MySpace and my space: How does living online affect us, really?

I just found an excellent interview with Sherry Turkle where she discusses how online interactions affect our ideas about ourselves and each other. There is a tendency among pundits to either laud or loathe whatever it is they are talking about, and I found this article to be balanced and insightful.

The first sentence of her first response really grabbed me:

For some people, things move from “I have a feeling, I want to call a friend” to “I want to feel something, I need to make a call”

She goes on to talk about how an always-on, always there, instantaneous environment affects how we think about ourselves. It’s not directly related, but I share enthusiasm with those of the Long Now Foundation. These kinds of short-term attitudes nurtured by immersion in the online space are directly relevant to the issues that the Clock of the Long Now is trying to address.

I’ve included the full text of the interview in the extended body, so check it out if you want. It’s short and worth reading.

Living online: I’ll have to ask my friends
20 September 2006
Exclusive from New Scientist Print Edition. Subscribe and get 4 free issues.
Liz Else
Sherry Turkle

Is social networking changing the way people relate to each other?

For some people, things move from “I have a feeling, I want to call a friend” to “I want to feel something, I need to make a call”. In either case, what is not being cultivated is the ability to be alone and to manage and contain one’s emotions. When technology brings us to the point where we’re used to sharing our thoughts and feelings instantaneously, it can lead to a new dependence, sometimes to the extent that we need others in order to feel our feelings in the first place.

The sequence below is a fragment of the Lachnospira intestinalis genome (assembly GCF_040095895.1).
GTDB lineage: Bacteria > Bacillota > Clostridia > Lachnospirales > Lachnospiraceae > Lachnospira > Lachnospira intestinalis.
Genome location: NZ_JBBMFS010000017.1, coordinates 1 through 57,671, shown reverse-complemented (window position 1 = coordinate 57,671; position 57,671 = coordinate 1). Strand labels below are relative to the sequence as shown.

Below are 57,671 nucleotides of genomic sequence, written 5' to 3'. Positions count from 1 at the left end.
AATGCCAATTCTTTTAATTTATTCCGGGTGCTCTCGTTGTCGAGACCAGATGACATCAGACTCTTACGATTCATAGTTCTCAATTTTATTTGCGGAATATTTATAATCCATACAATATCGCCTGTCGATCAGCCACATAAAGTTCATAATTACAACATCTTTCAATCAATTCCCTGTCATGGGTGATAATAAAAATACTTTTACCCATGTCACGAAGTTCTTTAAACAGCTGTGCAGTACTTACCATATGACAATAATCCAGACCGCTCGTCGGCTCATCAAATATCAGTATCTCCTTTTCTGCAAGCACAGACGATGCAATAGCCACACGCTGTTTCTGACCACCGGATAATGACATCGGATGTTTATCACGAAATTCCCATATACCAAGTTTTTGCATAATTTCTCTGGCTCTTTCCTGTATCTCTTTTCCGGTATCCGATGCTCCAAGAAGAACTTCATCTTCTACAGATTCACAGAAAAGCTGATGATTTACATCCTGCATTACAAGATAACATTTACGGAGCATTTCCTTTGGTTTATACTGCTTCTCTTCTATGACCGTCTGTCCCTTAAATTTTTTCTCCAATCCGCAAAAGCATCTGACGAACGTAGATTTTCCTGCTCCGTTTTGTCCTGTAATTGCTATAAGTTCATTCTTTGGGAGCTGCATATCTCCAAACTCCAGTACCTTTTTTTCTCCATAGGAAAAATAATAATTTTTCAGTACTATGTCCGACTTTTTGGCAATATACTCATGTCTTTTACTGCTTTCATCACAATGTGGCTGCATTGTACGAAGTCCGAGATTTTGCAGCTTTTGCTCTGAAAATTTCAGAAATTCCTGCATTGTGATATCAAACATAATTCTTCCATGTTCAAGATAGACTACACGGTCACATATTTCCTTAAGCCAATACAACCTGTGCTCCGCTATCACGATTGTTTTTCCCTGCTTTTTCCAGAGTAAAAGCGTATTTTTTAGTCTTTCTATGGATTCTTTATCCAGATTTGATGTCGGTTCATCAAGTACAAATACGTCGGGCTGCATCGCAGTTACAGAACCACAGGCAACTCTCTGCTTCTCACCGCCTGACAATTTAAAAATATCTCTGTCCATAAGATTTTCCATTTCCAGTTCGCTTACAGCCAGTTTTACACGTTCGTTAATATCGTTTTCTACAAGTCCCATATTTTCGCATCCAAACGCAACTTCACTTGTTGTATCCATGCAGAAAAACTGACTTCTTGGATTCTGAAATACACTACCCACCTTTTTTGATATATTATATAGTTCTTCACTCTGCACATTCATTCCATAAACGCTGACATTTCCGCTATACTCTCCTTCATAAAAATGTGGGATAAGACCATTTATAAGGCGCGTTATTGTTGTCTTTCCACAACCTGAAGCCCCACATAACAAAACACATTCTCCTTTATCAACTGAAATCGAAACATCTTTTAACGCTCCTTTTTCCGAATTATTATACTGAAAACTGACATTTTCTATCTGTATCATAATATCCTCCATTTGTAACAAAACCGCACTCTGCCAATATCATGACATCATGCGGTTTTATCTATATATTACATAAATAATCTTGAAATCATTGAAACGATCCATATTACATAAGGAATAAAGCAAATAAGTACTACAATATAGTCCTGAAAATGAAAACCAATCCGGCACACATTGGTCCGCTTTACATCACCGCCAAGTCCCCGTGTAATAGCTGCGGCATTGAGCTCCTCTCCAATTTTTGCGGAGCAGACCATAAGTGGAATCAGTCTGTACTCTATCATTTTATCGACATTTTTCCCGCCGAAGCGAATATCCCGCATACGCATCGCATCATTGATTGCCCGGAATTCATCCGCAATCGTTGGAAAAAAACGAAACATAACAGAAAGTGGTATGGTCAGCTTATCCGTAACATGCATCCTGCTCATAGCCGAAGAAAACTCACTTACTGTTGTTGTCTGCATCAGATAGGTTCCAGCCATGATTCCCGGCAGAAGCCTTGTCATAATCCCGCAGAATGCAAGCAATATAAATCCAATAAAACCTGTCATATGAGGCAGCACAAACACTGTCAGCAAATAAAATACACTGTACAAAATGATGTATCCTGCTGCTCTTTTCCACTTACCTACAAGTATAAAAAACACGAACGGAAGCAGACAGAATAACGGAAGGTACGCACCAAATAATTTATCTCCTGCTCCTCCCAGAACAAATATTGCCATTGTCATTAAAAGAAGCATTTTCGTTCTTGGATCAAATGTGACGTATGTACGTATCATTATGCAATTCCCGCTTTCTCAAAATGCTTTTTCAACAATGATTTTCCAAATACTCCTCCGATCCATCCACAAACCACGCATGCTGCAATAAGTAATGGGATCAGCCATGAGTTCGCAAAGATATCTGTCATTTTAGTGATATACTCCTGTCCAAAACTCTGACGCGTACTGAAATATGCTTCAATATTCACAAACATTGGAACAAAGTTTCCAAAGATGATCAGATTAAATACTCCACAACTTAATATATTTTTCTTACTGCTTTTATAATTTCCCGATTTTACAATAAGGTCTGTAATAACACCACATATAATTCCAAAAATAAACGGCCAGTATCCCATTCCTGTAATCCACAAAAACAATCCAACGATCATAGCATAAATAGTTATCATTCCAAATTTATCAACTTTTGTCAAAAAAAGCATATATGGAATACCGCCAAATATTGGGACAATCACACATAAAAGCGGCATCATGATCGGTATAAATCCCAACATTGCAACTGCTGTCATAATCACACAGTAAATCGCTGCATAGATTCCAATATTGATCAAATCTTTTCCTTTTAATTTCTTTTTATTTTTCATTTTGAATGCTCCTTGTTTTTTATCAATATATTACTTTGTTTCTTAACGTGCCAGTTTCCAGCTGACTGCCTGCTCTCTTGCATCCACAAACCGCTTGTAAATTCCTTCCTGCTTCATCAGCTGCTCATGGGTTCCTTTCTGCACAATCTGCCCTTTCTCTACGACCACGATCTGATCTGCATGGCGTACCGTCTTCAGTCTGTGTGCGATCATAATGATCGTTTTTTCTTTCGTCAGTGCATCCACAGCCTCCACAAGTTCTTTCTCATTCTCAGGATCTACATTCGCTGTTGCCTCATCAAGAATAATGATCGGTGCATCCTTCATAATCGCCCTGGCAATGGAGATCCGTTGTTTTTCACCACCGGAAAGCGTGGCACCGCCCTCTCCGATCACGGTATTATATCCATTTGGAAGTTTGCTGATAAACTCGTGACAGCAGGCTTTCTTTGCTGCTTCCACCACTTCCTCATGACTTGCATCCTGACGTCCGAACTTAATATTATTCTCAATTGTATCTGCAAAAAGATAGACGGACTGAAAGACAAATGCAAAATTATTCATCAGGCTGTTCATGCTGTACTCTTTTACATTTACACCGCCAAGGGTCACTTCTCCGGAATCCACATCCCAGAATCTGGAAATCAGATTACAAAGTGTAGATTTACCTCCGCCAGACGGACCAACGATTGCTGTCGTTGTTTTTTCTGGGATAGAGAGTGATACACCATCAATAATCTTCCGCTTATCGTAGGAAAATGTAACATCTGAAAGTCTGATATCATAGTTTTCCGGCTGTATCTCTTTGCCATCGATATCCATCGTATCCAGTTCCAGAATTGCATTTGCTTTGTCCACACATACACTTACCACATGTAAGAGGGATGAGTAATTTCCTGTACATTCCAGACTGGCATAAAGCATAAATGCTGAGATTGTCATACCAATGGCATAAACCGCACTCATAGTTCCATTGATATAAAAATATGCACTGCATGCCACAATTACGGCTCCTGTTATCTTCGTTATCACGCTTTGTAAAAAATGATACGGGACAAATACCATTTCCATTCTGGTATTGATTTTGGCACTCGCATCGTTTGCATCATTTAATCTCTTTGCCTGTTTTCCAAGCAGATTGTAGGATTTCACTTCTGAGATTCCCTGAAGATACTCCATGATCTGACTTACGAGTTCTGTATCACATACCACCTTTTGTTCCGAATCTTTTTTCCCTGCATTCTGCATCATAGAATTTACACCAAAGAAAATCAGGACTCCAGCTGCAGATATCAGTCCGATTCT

Our new intimacies with our machines create a world where it makes sense to speak of a new state of the self. When someone says “I am on my cell”, “online”, “on instant messaging” or “on the web”, these phrases suggest a new placement of the subject, a subject wired into social existence through technology, a tethered self. I think of tethering as the way we connect to always-on communication devices and to the people and things we reach through them.

How is it affecting families?

Let me take a simple example. Tethered adolescents are given a cellphone by their parents. In return, they are expected to answer their parents’ calls. On the one hand, this arrangement gives the adolescent new freedoms. On the other, the adolescent does not have the experience of being alone, of having only him or herself to count on: there is always a parent on speed dial. This provides comfort in a dangerous world, yet there is a price to pay in the development of autonomy. There used to be a moment in the life of an urban child, usually between the ages of 12 and 14, when there was a first time to navigate the city alone. It was a rite of passage that communicated, “You are on your own and responsible.” Tethering via a cellphone buffers this moment; tethered children think differently about themselves. They are not quite alone.

Does it worry you?

Our society tends toward a breathless techno-enthusiasm: “We are more connected; we are global; we are more informed.” But just as not all information put on the web is true, not all aspects of the new sociality should be celebrated. We communicate with quick instant messages, “check-in” cell calls and emoticon graphics. All of these are meant to quickly communicate a state. They are not meant to open a dialogue about complexity of feeling. Although the culture that grows up around the cellphone is a “talk culture”, it is not necessarily a culture that contributes to self-reflection. Self-reflection depends on having an emotion, experiencing it, taking one’s time to think it through and understand it, but only sometimes electing to share it.